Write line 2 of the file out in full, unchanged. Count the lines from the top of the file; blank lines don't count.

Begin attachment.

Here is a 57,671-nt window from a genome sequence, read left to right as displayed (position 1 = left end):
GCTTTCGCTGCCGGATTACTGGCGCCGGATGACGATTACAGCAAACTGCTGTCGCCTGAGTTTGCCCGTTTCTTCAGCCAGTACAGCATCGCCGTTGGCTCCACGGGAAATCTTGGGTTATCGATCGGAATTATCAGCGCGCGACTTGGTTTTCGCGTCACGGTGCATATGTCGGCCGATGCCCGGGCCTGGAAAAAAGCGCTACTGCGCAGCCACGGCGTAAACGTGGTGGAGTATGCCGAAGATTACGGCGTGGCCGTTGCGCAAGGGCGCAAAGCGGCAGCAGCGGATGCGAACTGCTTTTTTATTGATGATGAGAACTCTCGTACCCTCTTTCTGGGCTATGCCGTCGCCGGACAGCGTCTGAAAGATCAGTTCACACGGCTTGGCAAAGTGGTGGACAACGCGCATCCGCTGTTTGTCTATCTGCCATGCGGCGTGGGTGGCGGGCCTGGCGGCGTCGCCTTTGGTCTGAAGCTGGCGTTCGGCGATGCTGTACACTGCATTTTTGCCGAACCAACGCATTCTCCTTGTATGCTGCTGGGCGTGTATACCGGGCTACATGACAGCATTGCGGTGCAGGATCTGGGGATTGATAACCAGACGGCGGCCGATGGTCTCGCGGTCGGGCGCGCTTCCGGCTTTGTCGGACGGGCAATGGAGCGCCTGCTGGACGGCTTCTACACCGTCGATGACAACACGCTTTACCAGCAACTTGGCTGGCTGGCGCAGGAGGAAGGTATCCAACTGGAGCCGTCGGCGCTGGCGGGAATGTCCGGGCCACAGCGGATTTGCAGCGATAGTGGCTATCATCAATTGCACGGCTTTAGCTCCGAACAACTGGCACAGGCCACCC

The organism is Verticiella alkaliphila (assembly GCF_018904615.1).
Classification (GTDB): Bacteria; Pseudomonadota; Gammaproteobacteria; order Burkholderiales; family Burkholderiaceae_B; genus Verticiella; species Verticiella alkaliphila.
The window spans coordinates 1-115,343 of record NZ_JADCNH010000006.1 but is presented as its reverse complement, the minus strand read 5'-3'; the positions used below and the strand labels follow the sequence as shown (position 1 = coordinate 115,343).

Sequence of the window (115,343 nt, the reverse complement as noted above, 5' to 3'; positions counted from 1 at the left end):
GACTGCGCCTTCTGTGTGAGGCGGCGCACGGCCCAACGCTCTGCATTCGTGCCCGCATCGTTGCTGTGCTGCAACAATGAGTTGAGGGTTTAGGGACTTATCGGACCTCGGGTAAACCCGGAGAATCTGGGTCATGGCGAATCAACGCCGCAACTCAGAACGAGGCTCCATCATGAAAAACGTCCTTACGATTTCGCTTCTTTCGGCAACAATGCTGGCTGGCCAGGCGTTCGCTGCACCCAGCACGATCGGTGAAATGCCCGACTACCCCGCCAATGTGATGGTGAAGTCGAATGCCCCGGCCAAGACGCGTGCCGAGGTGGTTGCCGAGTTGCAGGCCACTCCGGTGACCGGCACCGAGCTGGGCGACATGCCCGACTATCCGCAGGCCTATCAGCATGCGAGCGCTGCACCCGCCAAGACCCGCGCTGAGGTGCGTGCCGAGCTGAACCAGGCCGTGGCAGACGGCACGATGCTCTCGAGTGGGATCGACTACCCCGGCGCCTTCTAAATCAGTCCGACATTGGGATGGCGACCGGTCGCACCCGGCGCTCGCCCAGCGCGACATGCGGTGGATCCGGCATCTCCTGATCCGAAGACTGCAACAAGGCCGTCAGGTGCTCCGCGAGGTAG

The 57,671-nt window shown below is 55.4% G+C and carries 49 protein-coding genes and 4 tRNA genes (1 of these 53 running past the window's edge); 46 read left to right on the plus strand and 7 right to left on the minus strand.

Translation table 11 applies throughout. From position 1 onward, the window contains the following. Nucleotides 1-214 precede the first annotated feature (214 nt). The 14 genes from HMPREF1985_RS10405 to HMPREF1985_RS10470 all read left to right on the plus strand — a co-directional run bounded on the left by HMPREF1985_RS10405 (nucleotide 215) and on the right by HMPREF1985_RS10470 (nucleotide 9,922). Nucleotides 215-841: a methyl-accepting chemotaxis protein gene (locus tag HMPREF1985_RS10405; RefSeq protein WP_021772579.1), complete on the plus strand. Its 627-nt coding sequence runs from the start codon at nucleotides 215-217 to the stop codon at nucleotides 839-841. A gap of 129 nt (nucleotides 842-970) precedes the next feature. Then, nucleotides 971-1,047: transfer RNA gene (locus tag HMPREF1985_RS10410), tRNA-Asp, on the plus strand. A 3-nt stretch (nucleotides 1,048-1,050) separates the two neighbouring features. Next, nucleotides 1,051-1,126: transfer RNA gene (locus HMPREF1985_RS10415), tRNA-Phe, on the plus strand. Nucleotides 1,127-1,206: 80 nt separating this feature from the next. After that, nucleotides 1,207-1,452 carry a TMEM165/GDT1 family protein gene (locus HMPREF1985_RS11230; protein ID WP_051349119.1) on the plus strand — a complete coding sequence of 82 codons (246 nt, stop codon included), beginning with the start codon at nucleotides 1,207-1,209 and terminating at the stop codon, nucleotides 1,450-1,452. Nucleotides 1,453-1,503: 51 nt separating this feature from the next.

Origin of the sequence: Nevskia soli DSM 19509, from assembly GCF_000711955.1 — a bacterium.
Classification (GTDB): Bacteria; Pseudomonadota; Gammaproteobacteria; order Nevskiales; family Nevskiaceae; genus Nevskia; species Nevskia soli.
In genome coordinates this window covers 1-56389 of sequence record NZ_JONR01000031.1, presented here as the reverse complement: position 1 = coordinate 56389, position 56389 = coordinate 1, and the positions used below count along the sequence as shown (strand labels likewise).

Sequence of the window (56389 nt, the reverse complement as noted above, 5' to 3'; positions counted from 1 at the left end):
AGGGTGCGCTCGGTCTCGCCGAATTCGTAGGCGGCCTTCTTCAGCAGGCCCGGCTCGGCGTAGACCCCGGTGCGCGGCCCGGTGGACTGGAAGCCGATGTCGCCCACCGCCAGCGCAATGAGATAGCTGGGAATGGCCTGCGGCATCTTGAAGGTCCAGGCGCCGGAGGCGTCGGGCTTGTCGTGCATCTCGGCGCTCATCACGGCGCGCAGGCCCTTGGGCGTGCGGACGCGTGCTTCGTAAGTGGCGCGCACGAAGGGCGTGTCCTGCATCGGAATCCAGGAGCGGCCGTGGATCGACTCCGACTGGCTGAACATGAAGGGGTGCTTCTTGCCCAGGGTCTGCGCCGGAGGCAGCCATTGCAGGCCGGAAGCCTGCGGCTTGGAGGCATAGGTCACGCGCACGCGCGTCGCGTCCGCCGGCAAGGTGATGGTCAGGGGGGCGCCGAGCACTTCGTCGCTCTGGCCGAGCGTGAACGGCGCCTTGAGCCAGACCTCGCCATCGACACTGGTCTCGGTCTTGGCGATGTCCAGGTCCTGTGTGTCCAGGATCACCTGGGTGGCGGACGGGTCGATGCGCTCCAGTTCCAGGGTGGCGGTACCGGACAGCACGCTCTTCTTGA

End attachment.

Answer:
GCTTTCGCTGCCGGATTACTGGCGCCGGATGACGATTACAGCAAACTGCTGTCGCCTGAGTTTGCCCGTTTCTTCAGCCAGTACAGCATCGCCGTTGGCTCCACGGGAAATCTTGGGTTATCGATCGGAATTATCAGCGCGCGACTTGGTTTTCGCGTCACGGTGCATATGTCGGCCGATGCCCGGGCCTGGAAAAAAGCGCTACTGCGCAGCCACGGCGTAAACGTGGTGGAGTATGCCGAAGATTACGGCGTGGCCGTTGCGCAAGGGCGCAAAGCGGCAGCAGCGGATGCGAACTGCTTTTTTATTGATGATGAGAACTCTCGTACCCTCTTTCTGGGCTATGCCGTCGCCGGACAGCGTCTGAAAGATCAGTTCACACGGCTTGGCAAAGTGGTGGACAACGCGCATCCGCTGTTTGTCTATCTGCCATGCGGCGTGGGTGGCGGGCCTGGCGGCGTCGCCTTTGGTCTGAAGCTGGCGTTCGGCGATGCTGTACACTGCATTTTTGCCGAACCAACGCATTCTCCTTGTATGCTGCTGGGCGTGTATACCGGGCTACATGACAGCATTGCGGTGCAGGATCTGGGGATTGATAACCAGACGGCGGCCGATGGTCTCGCGGTCGGGCGCGCTTCCGGCTTTGTCGGACGGGCAATGGAGCGCCTGCTGGACGGCTTCTACACCGTCGATGACAACACGCTTTACCAGCAACTTGGCTGGCTGGCGCAGGAGGAAGGTATCCAACTGGAGCCGTCGGCGCTGGCGGGAATGTCCGGGCCACAGCGGATTTGCAGCGATAGTGGCTATCATCAATTGCACGGCTTTAGCTCCGAACAACTGGCACAGGCCACCC